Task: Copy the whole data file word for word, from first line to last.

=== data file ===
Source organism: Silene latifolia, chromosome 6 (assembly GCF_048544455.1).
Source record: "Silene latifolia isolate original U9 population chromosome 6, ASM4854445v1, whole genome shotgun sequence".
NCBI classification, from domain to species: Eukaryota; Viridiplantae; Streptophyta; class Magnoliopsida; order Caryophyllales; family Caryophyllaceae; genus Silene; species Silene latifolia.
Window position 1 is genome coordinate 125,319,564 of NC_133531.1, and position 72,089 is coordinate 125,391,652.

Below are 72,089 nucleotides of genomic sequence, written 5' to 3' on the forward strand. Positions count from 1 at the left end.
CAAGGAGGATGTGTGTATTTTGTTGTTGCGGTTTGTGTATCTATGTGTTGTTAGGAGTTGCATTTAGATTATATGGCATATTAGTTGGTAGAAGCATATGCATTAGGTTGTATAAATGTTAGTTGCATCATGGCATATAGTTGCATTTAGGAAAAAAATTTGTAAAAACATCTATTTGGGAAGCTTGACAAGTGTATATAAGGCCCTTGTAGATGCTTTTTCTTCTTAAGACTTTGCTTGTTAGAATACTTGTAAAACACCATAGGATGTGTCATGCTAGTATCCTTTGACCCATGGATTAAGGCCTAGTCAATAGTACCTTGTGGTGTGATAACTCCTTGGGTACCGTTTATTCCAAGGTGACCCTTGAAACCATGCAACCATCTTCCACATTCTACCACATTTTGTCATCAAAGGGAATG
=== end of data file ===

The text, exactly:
Source organism: Silene latifolia, chromosome 6 (assembly GCF_048544455.1).
Source record: "Silene latifolia isolate original U9 population chromosome 6, ASM4854445v1, whole genome shotgun sequence".
NCBI classification, from domain to species: Eukaryota; Viridiplantae; Streptophyta; class Magnoliopsida; order Caryophyllales; family Caryophyllaceae; genus Silene; species Silene latifolia.
Window position 1 is genome coordinate 125,319,564 of NC_133531.1, and position 72,089 is coordinate 125,391,652.

Below are 72,089 nucleotides of genomic sequence, written 5' to 3' on the forward strand. Positions count from 1 at the left end.
CAAGGAGGATGTGTGTATTTTGTTGTTGCGGTTTGTGTATCTATGTGTTGTTAGGAGTTGCATTTAGATTATATGGCATATTAGTTGGTAGAAGCATATGCATTAGGTTGTATAAATGTTAGTTGCATCATGGCATATAGTTGCATTTAGGAAAAAAATTTGTAAAAACATCTATTTGGGAAGCTTGACAAGTGTATATAAGGCCCTTGTAGATGCTTTTTCTTCTTAAGACTTTGCTTGTTAGAATACTTGTAAAACACCATAGGATGTGTCATGCTAGTATCCTTTGACCCATGGATTAAGGCCTAGTCAATAGTACCTTGTGGTGTGATAACTCCTTGGGTACCGTTTATTCCAAGGTGACCCTTGAAACCATGCAACCATCTTCCACATTCTACCACATTTTGTCATCAAAGGGAATG